#12 / Where the wind blows straight across from Africa

#12 / Where the wind blows straight across from Africa - Marco Moreo Milano

And here we are wandering about Sardinia, the second largest island in Italy (and the Mediterranean), nestling in the Tyrrhenian sea like a giant footprint, well fancy that! ;) Indeed, to Greek and Latin people alike it was known as Ichnussa ("footprint") or Sandalion ("sandal").

I decide to stop off in Cagliari, the regional capital and a beautiful city in the center of the Gulf of the same name, right in the south of the island. The oldest part of the city center (known as Casteddu, "castle") is built on a rock, behind the port and the lively Via Roma, with its wealth of grand nineteenth century buildings and porticoes. As we saw in Sicily, the monuments here in Cagliari are also the product of a variety of cultures and rulers: from the Punic necropolis of Tuvixeddu to the Roman amphitheater, from the Byzantine Basilica of San Saturnino (the oldest on the island) to the nineteenth century military fortifications (such as the famous Saint Remy Bastion)...

Today I’m in the company of Valeria, who deals with our online orders. She is the person who assembles all your purchases and ensures they reach their correct destination. Yes, that might include you.

She is in Sardinia because she loves vacations by the sea; the color of the sea here is turquoise and is as clear as if we were in the Tropics. Have you ever been here? Cagliari also has a very beautiful beach called Poetto, which shares its name with the area just on the outskirts of the old town.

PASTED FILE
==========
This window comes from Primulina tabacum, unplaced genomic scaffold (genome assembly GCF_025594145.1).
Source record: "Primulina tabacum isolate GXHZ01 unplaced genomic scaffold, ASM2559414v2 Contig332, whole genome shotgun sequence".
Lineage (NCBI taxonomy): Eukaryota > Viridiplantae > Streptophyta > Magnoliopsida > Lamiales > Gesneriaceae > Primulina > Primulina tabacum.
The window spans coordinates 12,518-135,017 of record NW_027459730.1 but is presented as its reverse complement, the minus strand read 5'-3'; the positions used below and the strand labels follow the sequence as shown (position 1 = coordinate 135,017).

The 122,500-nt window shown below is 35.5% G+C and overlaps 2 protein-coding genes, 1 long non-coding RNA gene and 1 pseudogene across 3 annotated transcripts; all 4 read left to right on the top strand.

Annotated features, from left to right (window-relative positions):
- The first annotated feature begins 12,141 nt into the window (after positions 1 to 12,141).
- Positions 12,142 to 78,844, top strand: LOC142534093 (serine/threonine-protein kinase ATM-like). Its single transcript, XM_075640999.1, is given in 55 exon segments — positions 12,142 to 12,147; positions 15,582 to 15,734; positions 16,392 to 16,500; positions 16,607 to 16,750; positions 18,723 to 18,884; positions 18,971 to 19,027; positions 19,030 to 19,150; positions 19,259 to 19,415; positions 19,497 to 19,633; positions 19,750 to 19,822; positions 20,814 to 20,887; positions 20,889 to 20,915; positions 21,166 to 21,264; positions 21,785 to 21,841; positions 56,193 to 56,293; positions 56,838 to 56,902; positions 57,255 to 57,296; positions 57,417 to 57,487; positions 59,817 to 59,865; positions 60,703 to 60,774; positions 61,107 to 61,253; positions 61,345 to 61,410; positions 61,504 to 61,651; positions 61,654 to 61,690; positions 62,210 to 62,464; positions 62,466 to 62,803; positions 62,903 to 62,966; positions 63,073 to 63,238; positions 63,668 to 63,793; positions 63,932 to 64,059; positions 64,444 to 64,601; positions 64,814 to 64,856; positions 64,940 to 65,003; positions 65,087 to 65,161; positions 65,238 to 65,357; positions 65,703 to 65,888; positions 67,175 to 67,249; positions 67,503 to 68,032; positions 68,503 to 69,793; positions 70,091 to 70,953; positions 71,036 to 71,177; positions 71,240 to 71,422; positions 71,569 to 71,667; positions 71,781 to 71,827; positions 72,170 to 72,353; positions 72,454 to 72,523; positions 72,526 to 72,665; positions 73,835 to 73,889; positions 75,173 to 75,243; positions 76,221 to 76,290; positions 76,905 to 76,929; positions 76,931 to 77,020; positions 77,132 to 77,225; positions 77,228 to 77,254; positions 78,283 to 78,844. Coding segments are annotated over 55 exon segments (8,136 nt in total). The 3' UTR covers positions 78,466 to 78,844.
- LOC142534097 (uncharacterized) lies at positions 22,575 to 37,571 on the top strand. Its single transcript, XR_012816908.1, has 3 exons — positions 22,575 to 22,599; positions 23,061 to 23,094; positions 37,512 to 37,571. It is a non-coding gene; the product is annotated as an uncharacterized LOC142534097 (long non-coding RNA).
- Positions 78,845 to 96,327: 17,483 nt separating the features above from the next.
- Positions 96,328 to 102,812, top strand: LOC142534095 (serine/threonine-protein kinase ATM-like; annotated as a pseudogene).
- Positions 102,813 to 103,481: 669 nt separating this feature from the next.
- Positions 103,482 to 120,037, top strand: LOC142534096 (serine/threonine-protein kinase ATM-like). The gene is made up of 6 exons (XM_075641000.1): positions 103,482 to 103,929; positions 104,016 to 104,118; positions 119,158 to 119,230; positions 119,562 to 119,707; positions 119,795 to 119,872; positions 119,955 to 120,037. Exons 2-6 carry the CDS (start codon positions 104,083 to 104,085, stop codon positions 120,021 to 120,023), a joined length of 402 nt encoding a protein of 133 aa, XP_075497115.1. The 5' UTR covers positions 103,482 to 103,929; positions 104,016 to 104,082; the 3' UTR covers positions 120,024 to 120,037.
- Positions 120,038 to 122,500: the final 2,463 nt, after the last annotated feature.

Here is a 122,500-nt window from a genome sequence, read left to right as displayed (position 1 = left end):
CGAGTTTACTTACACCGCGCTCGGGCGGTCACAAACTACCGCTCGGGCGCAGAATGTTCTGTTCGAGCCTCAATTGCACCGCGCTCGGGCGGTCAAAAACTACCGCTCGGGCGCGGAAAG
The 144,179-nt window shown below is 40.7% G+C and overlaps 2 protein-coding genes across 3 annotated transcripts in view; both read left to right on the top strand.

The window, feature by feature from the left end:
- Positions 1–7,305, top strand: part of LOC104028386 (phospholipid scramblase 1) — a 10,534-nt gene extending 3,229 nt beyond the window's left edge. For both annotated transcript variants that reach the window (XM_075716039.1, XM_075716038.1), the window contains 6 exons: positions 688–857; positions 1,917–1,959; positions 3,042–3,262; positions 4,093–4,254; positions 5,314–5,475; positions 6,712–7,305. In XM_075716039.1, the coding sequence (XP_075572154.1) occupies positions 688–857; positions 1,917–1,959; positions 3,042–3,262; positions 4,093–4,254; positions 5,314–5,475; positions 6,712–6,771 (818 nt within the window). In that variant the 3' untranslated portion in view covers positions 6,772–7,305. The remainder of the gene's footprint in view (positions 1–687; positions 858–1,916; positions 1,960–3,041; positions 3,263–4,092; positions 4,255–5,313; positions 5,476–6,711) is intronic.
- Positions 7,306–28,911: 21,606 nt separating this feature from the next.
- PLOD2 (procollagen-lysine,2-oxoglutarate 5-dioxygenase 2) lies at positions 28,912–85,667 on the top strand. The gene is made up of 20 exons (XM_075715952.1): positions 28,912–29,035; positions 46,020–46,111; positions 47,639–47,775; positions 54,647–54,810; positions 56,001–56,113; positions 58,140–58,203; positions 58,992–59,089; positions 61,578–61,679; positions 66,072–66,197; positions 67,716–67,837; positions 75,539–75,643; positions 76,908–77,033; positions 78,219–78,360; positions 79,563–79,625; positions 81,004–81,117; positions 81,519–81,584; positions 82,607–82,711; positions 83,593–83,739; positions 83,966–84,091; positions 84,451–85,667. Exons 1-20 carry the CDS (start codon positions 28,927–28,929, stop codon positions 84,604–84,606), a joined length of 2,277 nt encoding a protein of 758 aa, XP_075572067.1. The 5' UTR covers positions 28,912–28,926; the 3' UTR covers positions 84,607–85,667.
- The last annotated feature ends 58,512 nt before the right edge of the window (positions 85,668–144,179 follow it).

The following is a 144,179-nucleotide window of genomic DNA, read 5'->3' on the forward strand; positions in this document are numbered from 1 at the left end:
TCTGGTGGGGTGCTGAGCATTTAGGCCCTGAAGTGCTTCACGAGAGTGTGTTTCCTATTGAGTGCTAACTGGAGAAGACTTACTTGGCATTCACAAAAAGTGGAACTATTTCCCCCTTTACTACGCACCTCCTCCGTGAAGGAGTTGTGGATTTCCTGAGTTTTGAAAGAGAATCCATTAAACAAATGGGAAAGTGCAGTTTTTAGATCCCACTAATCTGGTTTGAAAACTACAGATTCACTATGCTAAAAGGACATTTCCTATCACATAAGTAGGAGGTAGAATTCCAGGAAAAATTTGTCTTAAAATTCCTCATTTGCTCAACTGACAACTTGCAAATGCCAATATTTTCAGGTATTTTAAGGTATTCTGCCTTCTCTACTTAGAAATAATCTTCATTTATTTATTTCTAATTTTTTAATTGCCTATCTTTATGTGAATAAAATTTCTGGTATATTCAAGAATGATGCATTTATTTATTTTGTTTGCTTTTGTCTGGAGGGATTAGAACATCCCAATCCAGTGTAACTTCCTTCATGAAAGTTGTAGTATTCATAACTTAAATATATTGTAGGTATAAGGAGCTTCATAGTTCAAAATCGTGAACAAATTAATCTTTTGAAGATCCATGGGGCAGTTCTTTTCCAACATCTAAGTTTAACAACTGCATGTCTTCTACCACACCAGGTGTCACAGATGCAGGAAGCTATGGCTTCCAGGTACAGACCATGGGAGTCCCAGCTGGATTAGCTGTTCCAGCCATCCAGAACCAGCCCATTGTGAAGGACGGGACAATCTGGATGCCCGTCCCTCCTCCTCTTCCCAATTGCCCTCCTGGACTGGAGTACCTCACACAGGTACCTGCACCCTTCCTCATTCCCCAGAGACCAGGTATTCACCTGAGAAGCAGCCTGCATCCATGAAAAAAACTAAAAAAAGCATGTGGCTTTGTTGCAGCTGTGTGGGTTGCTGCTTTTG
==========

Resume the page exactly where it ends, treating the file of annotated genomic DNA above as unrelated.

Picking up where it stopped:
And that’s where I’m taking you for our stroll. The coastline along Poetto runs past Liberty-style villas (these were once vacation homes, nowadays many of them are charming B&B’s) and the walk is dotted with small bars and refreshment stands where you can sit and eat an ice-cream or enjoy a cold drink. It can get extremely hot in Cagliari, especially when the scirocco blows straight across from Africa down there to the south... Sometimes the atmosphere is actually filled with a fine dust and this is none other than sand from the Sahara: pretty incredible eh?

By evening we have scaled the spectacular Sella del Diavolo [The Devil’s Saddle]; this promontory shelters Poetto from the storm surges driven by the Mistral, another wind that often swirls around these parts. And so we make our way back into town. On the menu tonight is a plate of Fregola con le arselle [Fregula pasta with clams] and there’s no way we're missing out on that! Also known as Sardinian couscous, it is a type of pasta with grains the size of rice, and it is able to hold and release flavor one mouthful after another. To round this off beautifully, I recommend a truly original dessert, Seada, it’s a kind of fried pastry stuffed with cheese and drizzled with honey. A mix of sweet and savory: a real specialty!

Now we are heading north: I have yet another stop in Sardinia in mind...you’ll see...